clock menu more-arrow no yes mobile

Filed under:

The Rays roster: 2015 and beyond

Keeping track of the team both now and in the years to come.

A Ray for awhile.
A Ray for awhile.
Tommy Gilligan-USA TODAY Sports

The Rays roster has been changing rapidly this offseason, and it may not be finished.

Keeping track of contracts and what they mean for both the present and the future of a team is difficult, so here's a spreadsheet showing Rays' major-league payroll commitments from now until 2023 (when the Evan Longoria contract expires). This is probably not the roster the Rays will enter the season with. This is what they could field right now (assuming full health). We'll try to keep this on the front page and update it as it changes.

Notes for understanding the chart:

  • Blue denotes seasons before a player reaches arbitration, orange denotes his arbitration seasons. Basically, when a player is promoted to the major leagues, he is under team control for six seasons. For the first three of them he is played the league minimum (about $500K), and then in his fourth season of "service time" he'll enter arbitration, wherein his salary escalates a bit each year, based on his performance. For more information on the service time clock, read the entry in Steve Slowinski's ever-useful FanGraphs glossary.
  • There's an exception to the basic arbitration rule. When a player begins his third year of service time, if he's in the top percentage of all players beginning their third year of service time he is designated as a "super two." That means that rather than playing for the league minimum in his third season he immediately enters the arbitration process and will have four arbitration years, making him more expensive (Drew Smyly is a super two).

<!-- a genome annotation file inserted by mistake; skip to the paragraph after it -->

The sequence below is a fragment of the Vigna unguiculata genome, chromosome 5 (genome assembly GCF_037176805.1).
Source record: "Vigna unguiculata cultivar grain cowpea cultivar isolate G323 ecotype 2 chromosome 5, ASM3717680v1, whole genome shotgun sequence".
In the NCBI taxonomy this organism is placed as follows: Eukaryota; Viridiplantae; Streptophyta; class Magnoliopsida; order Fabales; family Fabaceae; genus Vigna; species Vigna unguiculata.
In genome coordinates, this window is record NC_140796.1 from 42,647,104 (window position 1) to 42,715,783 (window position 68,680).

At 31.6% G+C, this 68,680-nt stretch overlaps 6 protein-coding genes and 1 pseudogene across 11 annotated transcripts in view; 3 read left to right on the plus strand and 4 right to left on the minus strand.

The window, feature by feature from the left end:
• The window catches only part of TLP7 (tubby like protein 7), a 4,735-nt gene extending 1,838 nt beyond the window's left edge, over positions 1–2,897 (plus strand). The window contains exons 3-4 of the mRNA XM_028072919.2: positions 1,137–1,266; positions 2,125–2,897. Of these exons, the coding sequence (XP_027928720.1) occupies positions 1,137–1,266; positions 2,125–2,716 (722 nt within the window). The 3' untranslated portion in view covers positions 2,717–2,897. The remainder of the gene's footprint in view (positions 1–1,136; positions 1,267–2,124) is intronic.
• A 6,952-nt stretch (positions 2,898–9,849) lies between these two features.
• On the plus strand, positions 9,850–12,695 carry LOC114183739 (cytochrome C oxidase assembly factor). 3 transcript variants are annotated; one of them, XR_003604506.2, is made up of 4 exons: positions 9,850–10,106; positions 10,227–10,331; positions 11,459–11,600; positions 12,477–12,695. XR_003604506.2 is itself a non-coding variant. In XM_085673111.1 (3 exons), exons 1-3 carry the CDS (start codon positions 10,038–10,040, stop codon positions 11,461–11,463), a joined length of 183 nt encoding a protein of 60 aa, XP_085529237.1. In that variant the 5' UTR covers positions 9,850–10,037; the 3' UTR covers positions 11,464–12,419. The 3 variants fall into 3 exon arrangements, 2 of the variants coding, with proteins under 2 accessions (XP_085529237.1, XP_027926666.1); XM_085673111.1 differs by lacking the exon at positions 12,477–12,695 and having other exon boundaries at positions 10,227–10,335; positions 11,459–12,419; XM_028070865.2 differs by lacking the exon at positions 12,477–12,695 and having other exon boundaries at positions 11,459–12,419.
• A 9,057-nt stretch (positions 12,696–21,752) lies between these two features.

• I've taken service time and arbitration year projections from this chart at Cot's baseball contracts.
  • For 2014 arbitration prices, I've used the projections from MLB Trade Rumors. For future years, I've merely noted which arbitration year it will be for the player. As a rough rule of thumb, players will earn 40% of their free agent value in arb1, 60% in arb2, and 80% in arb3. This will of course go up for super two players. Note that when there is no salary figure in the chart for a season, it is not added to the salary total at the bottom. This does not mean that it doesn't exist.
  • Purple denotes players under contract. Baseball contracts are guaranteed.
  • Green denotes a team option. This means that the Rays can choose whether or not to retain the player. In some cases, there is a buyout on the option. When applicable the buyouts are listed at the bottom of the chart.
  • All contract and option information is taken from Cot's.

The chart (unembedded version) (Updated: 1/15/2015):